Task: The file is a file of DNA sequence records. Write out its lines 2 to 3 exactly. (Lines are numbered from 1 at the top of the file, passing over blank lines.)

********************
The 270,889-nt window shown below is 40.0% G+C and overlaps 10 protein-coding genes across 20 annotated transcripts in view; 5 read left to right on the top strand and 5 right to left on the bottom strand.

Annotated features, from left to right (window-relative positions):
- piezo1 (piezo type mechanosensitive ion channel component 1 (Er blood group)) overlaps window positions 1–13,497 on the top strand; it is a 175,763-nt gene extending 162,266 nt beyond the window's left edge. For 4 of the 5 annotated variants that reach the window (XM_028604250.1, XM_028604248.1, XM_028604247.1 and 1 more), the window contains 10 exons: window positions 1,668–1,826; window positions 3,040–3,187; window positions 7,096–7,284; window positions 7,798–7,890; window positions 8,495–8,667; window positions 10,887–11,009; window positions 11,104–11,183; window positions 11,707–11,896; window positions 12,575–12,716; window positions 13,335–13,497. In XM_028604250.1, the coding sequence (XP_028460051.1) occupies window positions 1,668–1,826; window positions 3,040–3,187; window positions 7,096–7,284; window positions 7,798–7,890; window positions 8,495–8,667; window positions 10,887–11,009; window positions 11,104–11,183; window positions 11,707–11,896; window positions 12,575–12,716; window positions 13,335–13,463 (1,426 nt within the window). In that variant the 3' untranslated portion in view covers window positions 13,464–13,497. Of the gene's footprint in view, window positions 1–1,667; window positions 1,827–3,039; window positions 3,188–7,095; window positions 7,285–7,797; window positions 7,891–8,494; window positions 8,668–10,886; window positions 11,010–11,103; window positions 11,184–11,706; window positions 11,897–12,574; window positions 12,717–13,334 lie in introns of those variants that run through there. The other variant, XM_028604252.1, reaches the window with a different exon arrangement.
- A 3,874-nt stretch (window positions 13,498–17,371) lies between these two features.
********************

Annotated features, from left to right (window-relative positions):
- piezo1 (piezo type mechanosensitive ion channel component 1 (Er blood group)) overlaps window positions 1–13,497 on the top strand; it is a 175,763-nt gene extending 162,266 nt beyond the window's left edge. For 4 of the 5 annotated variants that reach the window (XM_028604250.1, XM_028604248.1, XM_028604247.1 and 1 more), the window contains 10 exons: window positions 1,668–1,826; window positions 3,040–3,187; window positions 7,096–7,284; window positions 7,798–7,890; window positions 8,495–8,667; window positions 10,887–11,009; window positions 11,104–11,183; window positions 11,707–11,896; window positions 12,575–12,716; window positions 13,335–13,497. In XM_028604250.1, the coding sequence (XP_028460051.1) occupies window positions 1,668–1,826; window positions 3,040–3,187; window positions 7,096–7,284; window positions 7,798–7,890; window positions 8,495–8,667; window positions 10,887–11,009; window positions 11,104–11,183; window positions 11,707–11,896; window positions 12,575–12,716; window positions 13,335–13,463 (1,426 nt within the window). In that variant the 3' untranslated portion in view covers window positions 13,464–13,497. Of the gene's footprint in view, window positions 1–1,667; window positions 1,827–3,039; window positions 3,188–7,095; window positions 7,285–7,797; window positions 7,891–8,494; window positions 8,668–10,886; window positions 11,010–11,103; window positions 11,184–11,706; window positions 11,897–12,574; window positions 12,717–13,334 lie in introns of those variants that run through there. The other variant, XM_028604252.1, reaches the window with a different exon arrangement.